Talk of an increased educational allotment under the G.I. Bill at a meeting of the AVC Harvard Chapter Wednesday night brings the student veteran flush up against the first moral crisis of his renewed career as a civilian. In the forefront of the drive to retain rent ceilings and OPA, the veteran in college or on-the-job training now shows signs of wanting to ride the gravy train along with the NAM, the farmers and certain merchants of Harvard Square. If the AVC eventually decides to campaign formally for a hike in the monthly check, such a move will give its proud boast, "Citizens first, veterans second," that unmistakable hollow ring.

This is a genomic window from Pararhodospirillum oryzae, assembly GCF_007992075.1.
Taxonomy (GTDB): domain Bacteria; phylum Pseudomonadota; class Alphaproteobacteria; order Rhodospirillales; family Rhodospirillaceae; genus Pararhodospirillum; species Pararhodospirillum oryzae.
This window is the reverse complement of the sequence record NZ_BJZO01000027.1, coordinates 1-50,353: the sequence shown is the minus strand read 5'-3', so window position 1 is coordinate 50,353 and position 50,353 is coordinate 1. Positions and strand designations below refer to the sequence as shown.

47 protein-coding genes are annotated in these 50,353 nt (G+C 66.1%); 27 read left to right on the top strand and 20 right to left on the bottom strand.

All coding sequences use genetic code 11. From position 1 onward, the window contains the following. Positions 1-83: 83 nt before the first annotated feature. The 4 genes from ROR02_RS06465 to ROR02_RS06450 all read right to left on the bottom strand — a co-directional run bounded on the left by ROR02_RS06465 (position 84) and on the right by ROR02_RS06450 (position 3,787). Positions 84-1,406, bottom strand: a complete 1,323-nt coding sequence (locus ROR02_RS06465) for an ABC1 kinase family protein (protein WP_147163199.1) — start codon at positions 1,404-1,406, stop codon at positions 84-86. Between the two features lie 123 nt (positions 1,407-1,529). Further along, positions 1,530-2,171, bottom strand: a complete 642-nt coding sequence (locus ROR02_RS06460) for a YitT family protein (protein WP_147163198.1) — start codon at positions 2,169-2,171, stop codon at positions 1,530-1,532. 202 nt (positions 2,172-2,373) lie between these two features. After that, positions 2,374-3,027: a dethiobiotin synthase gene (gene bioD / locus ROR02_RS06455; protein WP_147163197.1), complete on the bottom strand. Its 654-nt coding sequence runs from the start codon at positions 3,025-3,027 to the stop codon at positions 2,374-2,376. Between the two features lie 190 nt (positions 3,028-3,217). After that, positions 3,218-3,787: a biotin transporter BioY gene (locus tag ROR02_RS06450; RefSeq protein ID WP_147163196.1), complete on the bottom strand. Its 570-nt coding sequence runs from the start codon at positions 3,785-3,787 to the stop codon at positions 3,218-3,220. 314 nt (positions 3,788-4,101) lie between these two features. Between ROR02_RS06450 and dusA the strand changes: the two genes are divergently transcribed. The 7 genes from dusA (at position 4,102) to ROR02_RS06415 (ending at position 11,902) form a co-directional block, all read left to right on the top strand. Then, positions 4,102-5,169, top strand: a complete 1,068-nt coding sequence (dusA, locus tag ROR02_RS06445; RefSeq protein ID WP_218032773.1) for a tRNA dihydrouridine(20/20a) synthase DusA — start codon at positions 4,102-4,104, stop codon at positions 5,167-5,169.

What such a clamor on the part of the veteran for more money would mean in terms of feeding the inflation bonfire was demonstrated on the floor of the Senate last week. Senator David I. Walsh, his eye on the November election, proposed a raise in the allotment from 65 dollars to 90, and from 90 to 115 dollars. On the basis of the 1,700,000 veterans now in college or on-the-job training, such a boost would cost the Federal Government an extra half a billion dollars annually.
The ways to avoid inflation are numerous, but none of them include putting more money into circulation. Senator Walsh's proposal, or any increase in government subsidies for veteran students, would be just that. If the college veteran would preach the lesson of self-sacrifice to others, he must be prepared to practise it himself.